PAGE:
108. Recurrent spending reallocations could provide additional resources for education and health initiatives.Subsidies could be cut by 1 percent of GDP. At present they amount to about 1½ percent of GDP, including 1 percent to the coal sector and ½ percent of GDP to the agricultural sector. Agricultural subsidies may be politically difficult to cut, in view of present international practice, but the coal sector could be targeted, and a gradual phase out provided to allow the sector to adjust. In addition the large cuts in employment proposed above imply less of a need for operations and maintenance spending. If this support spending could be cut by just half as much, proportionately, as employment would be, some ½ percent of GDP in annual savings could be realized. A good budget process (discussed below) would help to identify where spending was no longer needed.

D. Options to Address the Remaining Resource Gap and Other Potential Costs

109. There are options to help address both the remaining resource gap and potential contingent spending liabilities, but ultimately some reforms will need to be scaled back. While there may be scope to finance some additional public investment, financing the whole gap of 3½ percent of GDP would not be feasible: this would quickly lead to sharp increases in the public debt ratio, to levels well above what would be considered appropriate for Ukraine. Other options to generate resources should be pursued, but are too uncertain in their timing and yield to be pre-programmed. Measures to contain contingent spending liabilities will also need to be implemented, lest these liabilities otherwise sidetrack the whole process.

110. Consideration could be given to financing some additional public investment. An additional 1 percent of GDP per year in public investment could in fact be financed between 2005-10 without increasing the debt ratio by end-period. Some institutional constraints would need to be overcome, as discussed below, and this approach would need to wind down (since the factors underlying the baseline debt decline are temporary). Linking financing to additional public investment would be attractive in one sense: it would emphasize the aim to preserve government net worth.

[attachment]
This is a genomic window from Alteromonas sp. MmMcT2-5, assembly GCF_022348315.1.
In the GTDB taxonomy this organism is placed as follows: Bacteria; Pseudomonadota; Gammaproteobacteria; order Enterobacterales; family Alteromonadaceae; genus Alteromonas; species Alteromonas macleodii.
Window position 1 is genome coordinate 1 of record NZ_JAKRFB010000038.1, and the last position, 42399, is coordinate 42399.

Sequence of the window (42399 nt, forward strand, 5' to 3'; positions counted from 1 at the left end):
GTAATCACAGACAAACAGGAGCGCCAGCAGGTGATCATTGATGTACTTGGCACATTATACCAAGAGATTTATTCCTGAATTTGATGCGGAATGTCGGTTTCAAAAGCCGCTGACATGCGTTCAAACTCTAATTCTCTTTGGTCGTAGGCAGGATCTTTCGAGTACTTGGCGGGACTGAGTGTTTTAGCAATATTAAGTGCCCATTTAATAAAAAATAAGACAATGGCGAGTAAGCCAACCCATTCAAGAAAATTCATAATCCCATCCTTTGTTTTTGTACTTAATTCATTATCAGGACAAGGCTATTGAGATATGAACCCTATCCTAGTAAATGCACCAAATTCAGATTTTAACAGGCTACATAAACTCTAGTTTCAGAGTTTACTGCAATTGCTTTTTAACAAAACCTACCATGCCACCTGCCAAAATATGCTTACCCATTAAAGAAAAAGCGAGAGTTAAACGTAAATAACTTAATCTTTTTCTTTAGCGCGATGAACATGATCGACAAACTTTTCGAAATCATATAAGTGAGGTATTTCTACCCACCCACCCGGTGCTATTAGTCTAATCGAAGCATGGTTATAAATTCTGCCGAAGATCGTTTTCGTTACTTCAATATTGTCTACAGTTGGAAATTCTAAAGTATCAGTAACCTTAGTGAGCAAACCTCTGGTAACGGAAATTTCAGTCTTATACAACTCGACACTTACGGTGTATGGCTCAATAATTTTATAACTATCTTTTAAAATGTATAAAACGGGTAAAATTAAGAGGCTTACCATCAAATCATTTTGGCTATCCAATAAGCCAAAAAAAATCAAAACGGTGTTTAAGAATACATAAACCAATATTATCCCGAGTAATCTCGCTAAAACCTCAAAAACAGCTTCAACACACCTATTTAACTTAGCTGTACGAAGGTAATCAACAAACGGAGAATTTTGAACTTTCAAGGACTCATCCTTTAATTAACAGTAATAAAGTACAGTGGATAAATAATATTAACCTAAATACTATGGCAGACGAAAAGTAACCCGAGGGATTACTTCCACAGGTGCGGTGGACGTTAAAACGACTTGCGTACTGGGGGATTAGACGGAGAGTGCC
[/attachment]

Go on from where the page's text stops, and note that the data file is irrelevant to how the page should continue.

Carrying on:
111. Tax administration and better management of state assets offer the prospect for significant gains, but international and Ukrainian experience indicates that these channels should not be relied upon ex-ante:

  • There is substantial scope for tax administration improvements in Ukraine. Looking only at the VAT, the productivity ratio of only 0.3 compares poorly with the 0.37 average in more advanced central and eastern European countries.47 While this may seem a trivial difference, it amounts to 1 percent of GDP per year in revenue collections.48 Gains of a similar magnitude may be available through other taxes. However, international experience with tax administration reform is that the gains are uncertain in both magnitude and timing.

  • There is also great scope for improving the management of public assets. Eliminating the estimated quasi-fiscal energy sector deficit of ½ percent of GDP in the electricity and heating sectors would allow for extra investment in this sector and for increased dividend payments. For the 2,600 state enterprises operating under the umbrella of ministries and central and local executive agencies,49 data for 2003 show a decline in profitability by about ¼ percent of GDP to 1¼ percent of GDP total. Indeed, despite stronger than expected economic growth, 41 percent of enterprises did not meet their financial targets, and one-third were loss-making. The government is presently servicing some 2 percent of GDP of state enterprise debt. With many of the profitable state enterprises likely to be privatized between 2005-10, some improvement in the performance of remaining enterprises is necessary just to compensate lost dividend payments. If their performance were to be improved, they would also be more marketable, and privatization could be accelerated. Higher proceeds would be a useful way to finance one-off public investments, but Ukraine’s past problems with overestimation illustrates the need to receive them before programming their use.